Growing up in San Luis Obispo, California, McCall was active in sports, but she also had a love of fashion that she decided to foster at the University of California at Santa Barbara and working at Nordstrom. And by her senior year, she had job opportunities in New York City as a retail buyer. Unfortunately, these dreams were put on hold in 2002 when she broke her neck the day before her senior year. “I accidentally locked myself out of my house and the neighbor suggested I climb over from his balcony. It seemed easy enough, but my hand slipped at the last moment and I fell backwards headfirst on to the driveway below.”

Her injury was a C4 complete, which means she was left with only a small ability to move her shoulder. “I have no functional arm movement at all except a devastating shoulder shrug. My level of functioning and sensation have never changed or improved, at all. Sometimes I wonder if my lack of gains alleviated some of those early day struggles. It took me no time at all to realize that if I wanted something, I was going to have to get very used asking for the help I required.”

Despite the frustrations of needing assistance for most activities now, McCall has only done one thing – focus on the future – which included figuring out how to live as a quadriplegic as quickly as she could. “I was impatient to get back to my life or at least some semblance of the life I had before. I like to think of myself as a realistic optimist generally, but in this instance, it may have just been more of a blind optimism. Internally, I felt frustrated with the fears and warnings from clinicians, family, and those around me that getting back to where I was would be likely impossible.”

And she’s firmly believed she could still do what she wanted in life in spite of her injury. After four months in the hospital, she was ready to go back to school and she transferred to the University of California San Diego with the goal of become a doctor. Soon however she changed her career path again, this time to public health. “In grad school, I remember distinctly that we learned briefly about advocacy, but the professor’s take away was that not enough people are doing it and how impactful the advocate for all is. That really resonated, and as someone with a disability I knew my voice had elevated value because not only did I have training, but I had experience.”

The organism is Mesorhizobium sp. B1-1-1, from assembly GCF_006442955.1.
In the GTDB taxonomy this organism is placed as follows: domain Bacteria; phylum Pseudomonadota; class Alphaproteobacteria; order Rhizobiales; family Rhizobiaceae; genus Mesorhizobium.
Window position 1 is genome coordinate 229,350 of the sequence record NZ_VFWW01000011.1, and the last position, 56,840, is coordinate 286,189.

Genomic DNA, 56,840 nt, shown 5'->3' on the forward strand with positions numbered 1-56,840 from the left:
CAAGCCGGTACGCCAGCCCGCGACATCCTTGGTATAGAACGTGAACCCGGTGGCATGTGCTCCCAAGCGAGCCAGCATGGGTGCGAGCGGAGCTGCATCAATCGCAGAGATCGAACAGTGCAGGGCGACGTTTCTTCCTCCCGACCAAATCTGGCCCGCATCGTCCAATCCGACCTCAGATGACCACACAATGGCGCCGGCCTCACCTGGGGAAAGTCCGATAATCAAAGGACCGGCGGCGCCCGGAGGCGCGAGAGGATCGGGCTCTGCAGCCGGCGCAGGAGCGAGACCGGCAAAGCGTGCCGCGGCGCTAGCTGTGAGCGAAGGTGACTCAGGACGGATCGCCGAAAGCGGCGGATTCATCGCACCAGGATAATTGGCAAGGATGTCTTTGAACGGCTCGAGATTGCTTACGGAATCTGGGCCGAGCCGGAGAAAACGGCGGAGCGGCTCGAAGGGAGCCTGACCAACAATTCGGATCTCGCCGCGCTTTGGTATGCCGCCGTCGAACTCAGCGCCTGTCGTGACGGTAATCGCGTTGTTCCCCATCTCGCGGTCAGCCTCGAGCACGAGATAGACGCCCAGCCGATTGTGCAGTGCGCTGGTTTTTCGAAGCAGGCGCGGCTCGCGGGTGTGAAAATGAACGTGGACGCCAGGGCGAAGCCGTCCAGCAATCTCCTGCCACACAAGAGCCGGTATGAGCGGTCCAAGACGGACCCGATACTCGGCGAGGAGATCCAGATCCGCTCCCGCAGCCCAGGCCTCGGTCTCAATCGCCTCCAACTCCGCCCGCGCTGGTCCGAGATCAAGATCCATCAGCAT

And this is what inspired her to apply to the University of North Carolina, Chapel Hill, where she was accepted to pursue a Master’s degree in Public Health. McCall received a scholarship from the Swim with Mike Foundation, which is one of the most generous scholarship programs for people with spinal cord injuries in the country (any former athlete with a spinal cord injury can apply). McCall graduated with her Master’s degree in 2014.

What’s Next?

After graduating, McCall didn’t miss a beat. “I moved to Oregon right after finishing up grad school to do a post-grad fellowship at Oregon’s Health and Science University.” After a missed job opportunity there, she continued to look for work, but was unable to find anything suitable. “I could feel employers’ trepidation in trusting if I could fulfill the role. It was the largest challenge I had felt yet.” McCall began to develop relationships with the Portland spinal cord injury community as a result, which led to making a close friend who worked for the United Spinal Association.

“He encouraged me to attend our Roll on Capitol Hill event where I experienced the power of advocating alongside others from across the country and got to meet the staff. When a job on the policy team opened up, he helped make the connection and the rest is history.” Brook is able to work from home as well. In her position, she organizes advocacy representatives in all 54 chapters of organization. She also helps develop legislation relationships in local areas. “I like being able to help others tell their stories and feel that their voice matters, because it does.”

“The funny thing is, during my fellowship and my long year of questioning what my future would look like, many people asked me what my ideal job would look like. What I described was very close to the role I have now. So, I love Portland because I have found such a beautiful community here and it’s green and beautiful.”

When she’s not working, McCall is often outside on the plentiful accessible hiking trails near her home, hanging out with friends or her dog Boone. She also has her eye on further involvement in the evolution of adaptive fashion. “My original plan was to go into fashion and I didn’t think there was room for me in that world as a person with a disability. I like that I think the opposite now and know that my voice and experience as someone who needs help getting dressed, but loves clothing, would be welcome in the discussion.”

– Brook’s Instagram:

– Brook’s blog: